In the fast paced world of real estate investment how do you rise about the rest?

How do you stay competitive in real estate investing? Well, it’s not easy. Many investors give up, uttering the common refrain “I can’t find any deals” or “The deals don’t make sense right now”.



In this article we’ll identify two ways to compete and win, regardless of market conditions and the quality of deals available. It boils down to two simple ideas that will  keep you in the game for the long haul:

1. Build a solid network of trusted deal providers who can provide you with off-market deals. 

2. Use the intentional “LAPS” technique to quickly analyze the deals you receive and make solid offers.

It’s All About Your Network of Deal Providers

You need a network of local deal providers (brokers, wholesalers and property managers) who enjoy working with investors, understand their unique needs and are willing to take the time to build a trusting, long term relationship with you. After you identify people with these mindsets, ensure that they know, like and trust you. Once you represent an opportunity to investors, they will start bringing you the coveted off-market deals that rarely make it to the MLS. These deal providers want to know that you will close their deal and they will benefit from you long term. Remember, if you are reviewing a deal on the MLS, it has most likely been reviewed (and rejected) by multiple investors for a variety of reasons – usually price and repair cost uncertainties.


How do you find people to bring you off-market deals? There are a lot of brokers and property managers out there and a quick Google search will quickly uncover the major players in your market. Then it’s about having meetings (i.e. interviews) to see if they are on the same page and willing to work with you to bring you deals. To find other real estate professionals, for example wholesalers, check out your local REIA (Real Estate Investor Association) meetings and events. Finally, national conferences and online resources are great to engage and meet national deal providers. A few examples include The Best Ever Real Estate Conference, the National Multifamily Housing Council (NMHC) Annual Meeting, and BiggerPockets.Com Real Estate Forum and Online Community.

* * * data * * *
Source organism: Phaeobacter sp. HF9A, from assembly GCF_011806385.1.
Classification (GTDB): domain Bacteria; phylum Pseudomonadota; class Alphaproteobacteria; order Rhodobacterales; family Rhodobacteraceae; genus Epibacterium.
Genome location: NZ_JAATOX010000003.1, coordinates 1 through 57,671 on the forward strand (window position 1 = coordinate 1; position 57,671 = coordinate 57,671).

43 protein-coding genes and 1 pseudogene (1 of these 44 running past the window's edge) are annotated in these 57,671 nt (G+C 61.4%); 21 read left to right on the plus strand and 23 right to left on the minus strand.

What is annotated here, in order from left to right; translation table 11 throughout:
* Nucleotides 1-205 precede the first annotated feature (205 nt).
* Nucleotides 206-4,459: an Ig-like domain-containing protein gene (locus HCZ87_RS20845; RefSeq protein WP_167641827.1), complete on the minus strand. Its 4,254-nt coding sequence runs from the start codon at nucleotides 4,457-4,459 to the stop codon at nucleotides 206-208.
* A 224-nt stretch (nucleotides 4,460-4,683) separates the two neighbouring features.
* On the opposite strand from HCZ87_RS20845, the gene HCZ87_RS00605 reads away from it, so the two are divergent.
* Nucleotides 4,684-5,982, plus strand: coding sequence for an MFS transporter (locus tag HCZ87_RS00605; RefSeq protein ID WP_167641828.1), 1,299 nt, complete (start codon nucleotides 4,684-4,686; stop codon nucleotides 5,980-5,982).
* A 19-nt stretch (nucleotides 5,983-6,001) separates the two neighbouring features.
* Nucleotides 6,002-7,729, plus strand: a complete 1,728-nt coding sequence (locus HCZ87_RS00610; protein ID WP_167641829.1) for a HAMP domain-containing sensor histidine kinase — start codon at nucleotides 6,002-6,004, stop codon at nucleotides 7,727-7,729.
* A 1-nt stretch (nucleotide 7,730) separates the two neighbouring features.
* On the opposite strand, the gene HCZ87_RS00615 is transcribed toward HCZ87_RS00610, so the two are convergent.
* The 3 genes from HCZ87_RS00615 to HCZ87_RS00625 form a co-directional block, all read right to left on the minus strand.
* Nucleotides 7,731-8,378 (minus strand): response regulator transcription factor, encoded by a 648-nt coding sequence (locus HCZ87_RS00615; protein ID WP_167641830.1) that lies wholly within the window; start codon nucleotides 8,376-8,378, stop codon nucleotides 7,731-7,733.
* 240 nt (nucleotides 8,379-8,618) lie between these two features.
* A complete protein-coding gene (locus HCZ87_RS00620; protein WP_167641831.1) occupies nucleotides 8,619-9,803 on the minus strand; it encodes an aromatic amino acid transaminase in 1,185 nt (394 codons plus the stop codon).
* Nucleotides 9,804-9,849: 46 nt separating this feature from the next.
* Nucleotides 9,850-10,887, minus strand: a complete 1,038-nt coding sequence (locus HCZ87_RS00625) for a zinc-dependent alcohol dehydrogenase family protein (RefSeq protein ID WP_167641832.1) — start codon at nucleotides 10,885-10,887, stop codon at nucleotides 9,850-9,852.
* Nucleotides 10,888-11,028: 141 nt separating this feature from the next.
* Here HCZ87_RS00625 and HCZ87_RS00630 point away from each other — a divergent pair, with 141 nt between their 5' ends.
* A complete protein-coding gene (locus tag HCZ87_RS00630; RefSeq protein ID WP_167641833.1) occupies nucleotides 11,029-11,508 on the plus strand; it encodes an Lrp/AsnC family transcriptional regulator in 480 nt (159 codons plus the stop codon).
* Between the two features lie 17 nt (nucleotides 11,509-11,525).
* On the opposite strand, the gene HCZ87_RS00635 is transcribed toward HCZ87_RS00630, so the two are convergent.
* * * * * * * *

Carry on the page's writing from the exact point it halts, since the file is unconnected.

After Building The Network It’s About Thorough Analysis and SPEED

When an MLS off-market deal becomes available, the critical factors in gaining an edge against competing investors are speed and financing. When a good deal comes across our desk, we quickly identify it. More importantly, our network of people who bring us off-market deals already know we have financing ready to close on a deal as long as it meets our criteria.

Our Analysis Process: Run “LAPS” Around the Competition



In the spirit of March Madness, we thought it would be fun to take you guys through what it really takes to analyze deals. Think of it as a bracketed competition like the actual basketball tournament. If you have 100 deals, which ones beat out the others during each round of analysis and number crunching? Which rise to the top and make it to the semi-finals, finals, and ultimately, the championship (worthy of actually closing on).

So what processes and systems do we use to select that one champion deal that stands above the hundreds of other deals that cross our desk each month? How do we quickly sift out the deals that don’t fit our criteria or financial requirements and make sure the one we close on is going to be profitable?

We use a system called LAPS: Leads, Analysis, Proposal and Success.

Breaking down the LAPS System:

Leads: We gather leads for deals from a number of sources, including MLS aggregators, real estate brokers, wholesalers, etc.  These sources already know our criteria and will call or email when a new property become available on which we’re willing to make an offer.


We use a number of quick screen tests or “rules of thumb” to decide whether or not a lead is worth further analyzing.  One such rule of thumb is location criteria. A property must be a solid B neighborhood otherwise it is automatically discarded. Another rule of thumb is the 1% rule, which states you should only target properties where monthly rents are at least 1% of the purchase price. For example, if your purchasing a $100,000 property you should receive monthly rental income of $1,000. If a property doesn’t meet this rule, we’ll move on and continue analyzing new leads that do meet this rule.

You’ll need a good number of deal sources to keep your deal flow consistent, so ensure you’re constantly building your network of industry professionals who know your criteria and can bring you regular off-market deals.